Singapore grounds all Boeing 737 Max planes after Ethiopian Airlines crash – 5 airlines will be affected, including SilkAir

SilkAir, China Southern Airlines, Garuda Indonesia, Shandong Airlines and Thai Lion Air currently use the Boeing 737 MAX aircraft on flights in and out of Singapore.

Following two high-profile Boeing 737 MAX aircraft crashes in recent months, Singapore’s civil aviation authority (CAAS) announced on Tuesday (March 12) that it is suspending operations of all variants of the plane into and out of the country.

Singapore’s suspension starts at 2pm on Tuesday and “will be reviewed as relevant safety information becomes available,” CAAS said.

Singapore is one of three countries to ground the plane so far, the other two being China and Indonesia.

Read also: Another Boeing 737MAX has crashed leaving no survivors. This time it was flying with Ethiopian Airlines.

The crashes involving Boeing’s aircraft occurred on Lion Air flight JT610 last October and Ethiopian Airlines flight 302 on Sunday (March 10), killing 189 people and 157 people respectively.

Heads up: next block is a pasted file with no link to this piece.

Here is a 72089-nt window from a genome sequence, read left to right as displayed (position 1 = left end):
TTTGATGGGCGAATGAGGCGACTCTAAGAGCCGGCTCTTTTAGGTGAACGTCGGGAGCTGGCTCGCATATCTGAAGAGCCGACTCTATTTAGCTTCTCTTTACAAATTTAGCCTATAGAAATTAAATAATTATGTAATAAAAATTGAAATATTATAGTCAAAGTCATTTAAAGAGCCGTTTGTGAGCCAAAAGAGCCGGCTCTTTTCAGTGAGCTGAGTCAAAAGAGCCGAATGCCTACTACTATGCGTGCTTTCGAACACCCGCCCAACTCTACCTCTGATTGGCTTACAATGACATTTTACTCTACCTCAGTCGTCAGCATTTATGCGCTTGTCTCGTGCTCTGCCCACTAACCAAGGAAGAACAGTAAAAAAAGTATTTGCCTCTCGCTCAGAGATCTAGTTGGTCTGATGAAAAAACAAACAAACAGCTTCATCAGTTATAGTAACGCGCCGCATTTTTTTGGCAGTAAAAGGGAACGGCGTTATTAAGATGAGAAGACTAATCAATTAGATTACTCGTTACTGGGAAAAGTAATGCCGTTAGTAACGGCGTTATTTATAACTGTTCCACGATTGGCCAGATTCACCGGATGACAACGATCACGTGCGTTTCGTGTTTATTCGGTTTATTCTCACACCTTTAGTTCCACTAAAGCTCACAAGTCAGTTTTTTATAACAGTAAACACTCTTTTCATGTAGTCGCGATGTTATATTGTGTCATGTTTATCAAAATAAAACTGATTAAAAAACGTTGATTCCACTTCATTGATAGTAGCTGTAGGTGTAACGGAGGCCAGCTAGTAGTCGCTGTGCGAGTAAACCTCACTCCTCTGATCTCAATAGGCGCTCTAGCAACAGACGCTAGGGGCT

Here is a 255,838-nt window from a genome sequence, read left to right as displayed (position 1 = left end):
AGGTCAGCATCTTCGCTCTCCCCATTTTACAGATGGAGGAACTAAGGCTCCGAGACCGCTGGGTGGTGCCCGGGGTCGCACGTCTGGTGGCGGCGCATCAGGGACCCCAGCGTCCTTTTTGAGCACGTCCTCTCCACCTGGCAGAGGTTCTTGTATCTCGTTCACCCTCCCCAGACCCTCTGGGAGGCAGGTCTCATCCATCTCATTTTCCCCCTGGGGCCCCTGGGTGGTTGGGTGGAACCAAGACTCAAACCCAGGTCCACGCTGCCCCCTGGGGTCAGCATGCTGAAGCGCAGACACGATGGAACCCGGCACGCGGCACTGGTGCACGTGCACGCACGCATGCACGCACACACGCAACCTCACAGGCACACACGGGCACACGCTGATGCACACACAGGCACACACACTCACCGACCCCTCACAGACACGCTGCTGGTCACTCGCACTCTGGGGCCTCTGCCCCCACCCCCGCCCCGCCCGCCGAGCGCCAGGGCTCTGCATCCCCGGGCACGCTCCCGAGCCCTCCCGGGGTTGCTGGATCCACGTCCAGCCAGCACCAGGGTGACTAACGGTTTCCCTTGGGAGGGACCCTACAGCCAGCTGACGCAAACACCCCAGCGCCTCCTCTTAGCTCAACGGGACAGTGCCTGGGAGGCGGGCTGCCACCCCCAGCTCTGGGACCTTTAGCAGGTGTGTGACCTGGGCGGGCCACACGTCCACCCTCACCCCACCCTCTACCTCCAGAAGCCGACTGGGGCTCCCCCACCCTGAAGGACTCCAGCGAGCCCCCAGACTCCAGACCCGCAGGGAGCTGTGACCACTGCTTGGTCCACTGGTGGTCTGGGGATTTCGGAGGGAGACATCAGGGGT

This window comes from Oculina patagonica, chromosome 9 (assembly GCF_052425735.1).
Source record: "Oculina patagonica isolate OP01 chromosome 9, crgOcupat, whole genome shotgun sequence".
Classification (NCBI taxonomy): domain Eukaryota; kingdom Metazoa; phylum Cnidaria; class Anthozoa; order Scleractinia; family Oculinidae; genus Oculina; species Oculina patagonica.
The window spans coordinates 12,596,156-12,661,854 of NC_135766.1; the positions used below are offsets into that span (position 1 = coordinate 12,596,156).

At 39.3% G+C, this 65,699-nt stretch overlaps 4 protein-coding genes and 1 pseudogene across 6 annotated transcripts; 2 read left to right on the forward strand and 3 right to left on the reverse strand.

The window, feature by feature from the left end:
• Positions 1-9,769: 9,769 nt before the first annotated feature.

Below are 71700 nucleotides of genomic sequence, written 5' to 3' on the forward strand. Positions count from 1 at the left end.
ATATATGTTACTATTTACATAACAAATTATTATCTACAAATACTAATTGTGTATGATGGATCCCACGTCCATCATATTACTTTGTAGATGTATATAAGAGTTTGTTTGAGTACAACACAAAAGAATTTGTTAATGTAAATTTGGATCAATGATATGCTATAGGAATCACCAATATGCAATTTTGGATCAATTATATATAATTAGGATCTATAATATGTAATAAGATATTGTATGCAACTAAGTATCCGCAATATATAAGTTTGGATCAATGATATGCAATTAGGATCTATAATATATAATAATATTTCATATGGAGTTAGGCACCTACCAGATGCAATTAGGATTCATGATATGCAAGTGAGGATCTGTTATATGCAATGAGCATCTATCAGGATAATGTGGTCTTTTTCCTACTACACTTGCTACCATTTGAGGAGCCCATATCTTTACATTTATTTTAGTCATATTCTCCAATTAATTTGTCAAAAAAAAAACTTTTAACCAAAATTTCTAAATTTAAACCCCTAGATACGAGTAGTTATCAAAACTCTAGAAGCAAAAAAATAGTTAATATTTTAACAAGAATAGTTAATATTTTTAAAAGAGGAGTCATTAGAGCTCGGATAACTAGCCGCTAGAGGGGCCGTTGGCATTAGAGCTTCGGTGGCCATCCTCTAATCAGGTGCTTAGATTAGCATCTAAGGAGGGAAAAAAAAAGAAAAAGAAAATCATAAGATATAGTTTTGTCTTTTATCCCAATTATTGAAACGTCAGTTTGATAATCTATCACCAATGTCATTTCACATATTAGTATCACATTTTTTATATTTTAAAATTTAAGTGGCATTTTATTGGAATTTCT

Read also: Black box reveals the futile struggle between pilots and computer inside the cockpit of doomed Lion Air Flight 610

SilkAir, four other airlines affected

The suspension will mainly affect SilkAir, which operates six of these aircraft. CAAS added that it had been in contact with the airline about the operation of these planes since 2018, and was “satisfied” with its compliance to safety requirements.

Four more airlines – China Southern Airlines, Garuda Indonesia, Shandong Airlines and Thai Lion Air – will also be affected, as these carriers currently use the aircraft on flights to Singapore.

During the suspension, CAAS said it would “gather more information and review the safety risk associated with the continued operation of the Boeing 737 MAX aircraft”.

It added that it is working with Changi Airport and the affected airlines to minimise the impact of the suspension on passengers.

Singapore’s aviation regulator said it was communicating closely with the US Federal Aviation Administration and other aviation regulators, as well as aircraft manufacturer Boeing.

Read also: Some countries and airlines have grounded the Boeing 737 Max 8 after a 2nd crash involving the plane killed 157 people — here’s who’s taken action so far